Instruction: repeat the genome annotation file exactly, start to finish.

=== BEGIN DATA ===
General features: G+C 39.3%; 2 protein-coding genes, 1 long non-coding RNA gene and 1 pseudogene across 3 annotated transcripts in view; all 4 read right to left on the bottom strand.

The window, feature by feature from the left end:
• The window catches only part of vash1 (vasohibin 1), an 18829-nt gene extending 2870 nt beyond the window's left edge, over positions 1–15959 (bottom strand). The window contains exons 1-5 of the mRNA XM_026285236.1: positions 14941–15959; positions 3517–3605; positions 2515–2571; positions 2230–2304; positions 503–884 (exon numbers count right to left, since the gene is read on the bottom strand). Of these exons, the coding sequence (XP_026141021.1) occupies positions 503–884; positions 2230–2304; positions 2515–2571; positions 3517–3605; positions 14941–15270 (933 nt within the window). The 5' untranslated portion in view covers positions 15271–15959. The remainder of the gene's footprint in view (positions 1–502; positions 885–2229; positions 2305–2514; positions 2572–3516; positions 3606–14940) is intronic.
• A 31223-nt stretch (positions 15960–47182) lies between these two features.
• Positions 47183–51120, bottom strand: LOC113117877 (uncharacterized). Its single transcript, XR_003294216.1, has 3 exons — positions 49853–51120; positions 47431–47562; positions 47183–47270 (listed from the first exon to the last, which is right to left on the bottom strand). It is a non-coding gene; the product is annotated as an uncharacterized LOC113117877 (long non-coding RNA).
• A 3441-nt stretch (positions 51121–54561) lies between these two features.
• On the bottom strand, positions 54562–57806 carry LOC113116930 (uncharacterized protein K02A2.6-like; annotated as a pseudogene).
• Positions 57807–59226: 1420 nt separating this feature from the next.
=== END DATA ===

General features: G+C 39.3%; 2 protein-coding genes, 1 long non-coding RNA gene and 1 pseudogene across 3 annotated transcripts in view; all 4 read right to left on the bottom strand.

The window, feature by feature from the left end:
• The window catches only part of vash1 (vasohibin 1), an 18829-nt gene extending 2870 nt beyond the window's left edge, over positions 1–15959 (bottom strand). The window contains exons 1-5 of the mRNA XM_026285236.1: positions 14941–15959; positions 3517–3605; positions 2515–2571; positions 2230–2304; positions 503–884 (exon numbers count right to left, since the gene is read on the bottom strand). Of these exons, the coding sequence (XP_026141021.1) occupies positions 503–884; positions 2230–2304; positions 2515–2571; positions 3517–3605; positions 14941–15270 (933 nt within the window). The 5' untranslated portion in view covers positions 15271–15959. The remainder of the gene's footprint in view (positions 1–502; positions 885–2229; positions 2305–2514; positions 2572–3516; positions 3606–14940) is intronic.
• A 31223-nt stretch (positions 15960–47182) lies between these two features.
• Positions 47183–51120, bottom strand: LOC113117877 (uncharacterized). Its single transcript, XR_003294216.1, has 3 exons — positions 49853–51120; positions 47431–47562; positions 47183–47270 (listed from the first exon to the last, which is right to left on the bottom strand). It is a non-coding gene; the product is annotated as an uncharacterized LOC113117877 (long non-coding RNA).
• A 3441-nt stretch (positions 51121–54561) lies between these two features.
• On the bottom strand, positions 54562–57806 carry LOC113116930 (uncharacterized protein K02A2.6-like; annotated as a pseudogene).
• Positions 57807–59226: 1420 nt separating this feature from the next.